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Thread: General help/info appreciated

  1. #1

    General help/info appreciated

    Right, this may have been covered elsewhere by other newbie/wannabe stalkers so bear with me if it has been but..................

    I'm interested to find out what people think newbies to the sport of stalking should have as bare basic equipment when starting off. Just so you know where I am at I'll tell you.

    I am in the process of applying for my FAC, just have to pop round one more referee to get photo's et al signed off. My FLO is looking to arrange meeting for back end of next week/week after. I'm going for co-terminus (SGC/FAC) licence so I know I will have minimum of 6 weeks to wait (at least).

    A friend, Monkeyspanker, has kindly agreed to be my mentor (he's DSC1/2, DMQ and I believe an accredited witness ) to make gaining my FAC easier as I'm going for both .22 (vermin) and .243 (Fox and Deer). As I discussed with him, I'd like to eventually do DSC1/2, but financial reasons don't allow me to do so at the moment, plus there is nothing like actually being outside doing something to give you the true experience.

    I have trawled the BDS and DMQ websites for info and today brought Graham Downings (Fellow Suffolkian) Deer Stalking book on Amazon which should be delivered tomorrow. I have all the clothing gear except boots as I need a new set (Well its a good excuse, just don't tell the wife 8) ).

    I'll worry about the gun itself once the FAC comes through and I've consulted MS when I've found one I like.

    I have watched and indeed skinned deer myself (muntjac & Roe) with another friend of mine. Never actually shot (or at) one or gralloched one in the field though.

    So rather than me pester MS for all the info, I'd like to hear what you other guys/Gals are recommending from your experiences. After all we all started out not owning or knowing anything before we began shooting.


  2. #2
    This should help:

    A good pair of bins have to be a priority.

    Have you considered a 6.5 instead of that .243? Plenty of info to be found on the site.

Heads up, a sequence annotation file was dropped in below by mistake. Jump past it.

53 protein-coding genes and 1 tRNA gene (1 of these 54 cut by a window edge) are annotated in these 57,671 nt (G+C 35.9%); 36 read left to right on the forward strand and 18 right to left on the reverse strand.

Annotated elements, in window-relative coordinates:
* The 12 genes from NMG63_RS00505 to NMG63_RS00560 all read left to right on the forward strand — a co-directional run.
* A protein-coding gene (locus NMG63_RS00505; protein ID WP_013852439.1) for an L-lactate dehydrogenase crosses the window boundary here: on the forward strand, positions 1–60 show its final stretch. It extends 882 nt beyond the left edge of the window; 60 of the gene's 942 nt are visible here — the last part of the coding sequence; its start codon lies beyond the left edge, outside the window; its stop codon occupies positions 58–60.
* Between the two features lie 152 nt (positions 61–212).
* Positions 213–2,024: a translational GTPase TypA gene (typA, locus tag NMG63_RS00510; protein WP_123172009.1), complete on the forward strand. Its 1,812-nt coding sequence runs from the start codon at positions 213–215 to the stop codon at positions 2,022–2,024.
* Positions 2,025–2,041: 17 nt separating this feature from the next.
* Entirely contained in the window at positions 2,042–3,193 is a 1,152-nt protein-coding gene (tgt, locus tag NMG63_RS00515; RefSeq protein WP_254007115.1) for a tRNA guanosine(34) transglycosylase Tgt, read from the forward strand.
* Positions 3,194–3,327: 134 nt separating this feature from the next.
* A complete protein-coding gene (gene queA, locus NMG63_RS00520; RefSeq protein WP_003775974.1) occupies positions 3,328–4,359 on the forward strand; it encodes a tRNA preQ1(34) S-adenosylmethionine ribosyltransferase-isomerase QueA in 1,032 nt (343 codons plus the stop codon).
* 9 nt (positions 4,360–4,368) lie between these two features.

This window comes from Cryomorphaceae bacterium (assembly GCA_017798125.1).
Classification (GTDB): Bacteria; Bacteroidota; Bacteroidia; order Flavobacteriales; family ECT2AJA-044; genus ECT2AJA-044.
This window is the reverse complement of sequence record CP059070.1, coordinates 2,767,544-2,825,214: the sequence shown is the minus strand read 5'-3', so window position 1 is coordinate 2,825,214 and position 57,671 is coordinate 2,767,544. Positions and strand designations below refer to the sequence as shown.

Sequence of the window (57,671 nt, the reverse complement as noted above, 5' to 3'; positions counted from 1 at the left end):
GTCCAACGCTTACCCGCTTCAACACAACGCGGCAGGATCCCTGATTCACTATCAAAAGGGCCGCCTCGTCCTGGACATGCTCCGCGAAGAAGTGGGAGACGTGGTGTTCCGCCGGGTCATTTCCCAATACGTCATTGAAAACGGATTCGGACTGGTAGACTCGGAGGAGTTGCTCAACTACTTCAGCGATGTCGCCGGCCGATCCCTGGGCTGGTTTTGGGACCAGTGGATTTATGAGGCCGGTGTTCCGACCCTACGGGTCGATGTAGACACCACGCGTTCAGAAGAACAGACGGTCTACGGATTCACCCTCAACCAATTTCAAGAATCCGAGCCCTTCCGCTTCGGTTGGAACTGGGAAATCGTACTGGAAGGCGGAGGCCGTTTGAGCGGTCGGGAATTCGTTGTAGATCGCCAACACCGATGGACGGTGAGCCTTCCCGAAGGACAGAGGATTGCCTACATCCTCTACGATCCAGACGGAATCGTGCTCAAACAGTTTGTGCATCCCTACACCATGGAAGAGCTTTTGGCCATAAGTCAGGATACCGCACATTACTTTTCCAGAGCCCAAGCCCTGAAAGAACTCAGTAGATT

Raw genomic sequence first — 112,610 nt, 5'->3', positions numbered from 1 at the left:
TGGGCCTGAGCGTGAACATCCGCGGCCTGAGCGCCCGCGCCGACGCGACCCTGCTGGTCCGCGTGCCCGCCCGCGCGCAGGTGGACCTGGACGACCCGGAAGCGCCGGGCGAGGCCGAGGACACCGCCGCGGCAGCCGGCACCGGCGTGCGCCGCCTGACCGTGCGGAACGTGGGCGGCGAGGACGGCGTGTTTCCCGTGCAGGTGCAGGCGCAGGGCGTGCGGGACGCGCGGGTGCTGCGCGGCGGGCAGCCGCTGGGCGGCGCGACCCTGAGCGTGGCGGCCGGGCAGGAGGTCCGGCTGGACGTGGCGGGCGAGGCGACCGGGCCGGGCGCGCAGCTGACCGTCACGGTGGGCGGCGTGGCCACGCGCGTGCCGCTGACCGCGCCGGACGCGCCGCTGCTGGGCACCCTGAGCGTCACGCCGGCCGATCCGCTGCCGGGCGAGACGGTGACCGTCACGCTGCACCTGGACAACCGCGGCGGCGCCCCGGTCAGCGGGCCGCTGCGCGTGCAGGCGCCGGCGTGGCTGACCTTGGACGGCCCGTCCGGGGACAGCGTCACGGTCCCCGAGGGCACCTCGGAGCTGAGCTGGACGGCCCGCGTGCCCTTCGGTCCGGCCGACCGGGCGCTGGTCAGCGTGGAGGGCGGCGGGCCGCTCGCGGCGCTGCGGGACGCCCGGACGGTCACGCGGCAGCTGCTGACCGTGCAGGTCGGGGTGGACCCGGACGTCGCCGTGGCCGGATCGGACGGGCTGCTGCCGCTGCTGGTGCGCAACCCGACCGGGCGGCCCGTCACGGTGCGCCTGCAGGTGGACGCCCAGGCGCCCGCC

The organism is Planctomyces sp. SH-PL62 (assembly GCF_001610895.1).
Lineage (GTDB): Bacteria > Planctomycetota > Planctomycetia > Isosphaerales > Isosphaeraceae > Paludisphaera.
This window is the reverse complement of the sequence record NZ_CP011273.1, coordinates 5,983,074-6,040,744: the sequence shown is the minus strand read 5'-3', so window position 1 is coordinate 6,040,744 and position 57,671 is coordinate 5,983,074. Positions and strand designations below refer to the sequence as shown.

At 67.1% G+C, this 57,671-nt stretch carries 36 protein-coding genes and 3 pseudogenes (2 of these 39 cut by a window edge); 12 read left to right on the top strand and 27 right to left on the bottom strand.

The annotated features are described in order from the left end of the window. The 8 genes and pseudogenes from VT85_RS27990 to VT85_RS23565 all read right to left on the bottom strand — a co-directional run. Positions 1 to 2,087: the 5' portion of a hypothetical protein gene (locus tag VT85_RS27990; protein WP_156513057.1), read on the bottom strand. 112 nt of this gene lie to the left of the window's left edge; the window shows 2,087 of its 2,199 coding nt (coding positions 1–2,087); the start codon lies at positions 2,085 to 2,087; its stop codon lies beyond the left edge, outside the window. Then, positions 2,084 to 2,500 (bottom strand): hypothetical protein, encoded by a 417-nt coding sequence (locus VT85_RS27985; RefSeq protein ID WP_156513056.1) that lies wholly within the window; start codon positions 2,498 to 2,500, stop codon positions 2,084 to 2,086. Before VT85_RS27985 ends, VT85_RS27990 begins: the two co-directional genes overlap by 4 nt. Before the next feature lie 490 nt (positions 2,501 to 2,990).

3. #3
    Get the Best Practice guide from the Deer Comission for Scotland. You go veiw it on-line or buy a hard copy all laminated for 15.
    It goes through everything from shot placement , gralloch etc.

    A good place to start reading up.

    All the best

  4. #4
    Buy the essentials then add to your set up. Monkey spanker will point you in the right direction, use his recommendations and hopefully the shop will reward him for putting business their way.
    To give you an example. You have a budget of 2000 and you spend 1000 on a rifle, 500 on a pair of binos and 350 on "accessories"
    This would only leave you with 150 for a scope.
    Now, you can spot it, you can dress it and you could of shot it if you could see it properly through the scope.
    See what i mean!!
    Put up a few "Wanted" adds up, you`ll be surprised what some folk can come up with.
    The list is endless, spend wisely as you don`t need it all at once. Trust your mentor and you won`t go far wrong.

  5. #5
    Hi SS

    I was in your posistion a year & a half ago & the best advice I took was buy the best scope & knife you can afford, the rest will follow naturally bit by bit as you get more into this stalking malarkey.

    After a lot or research I took the 6.5x55 route & have certainly not regretted it.

    As Jonathon has said The DCS Best Practice Guides are a very good source of info, I use them a lot.

    Best of luck


  6. #6
    Why is it that I never see anyone advise new stalkers to go to a range with at least a 100 metre distance and see if they can actually hit the target with these high powered rifles ? You can have all the best gear in the world but it's no good if you miss, or worse still, wound a deer.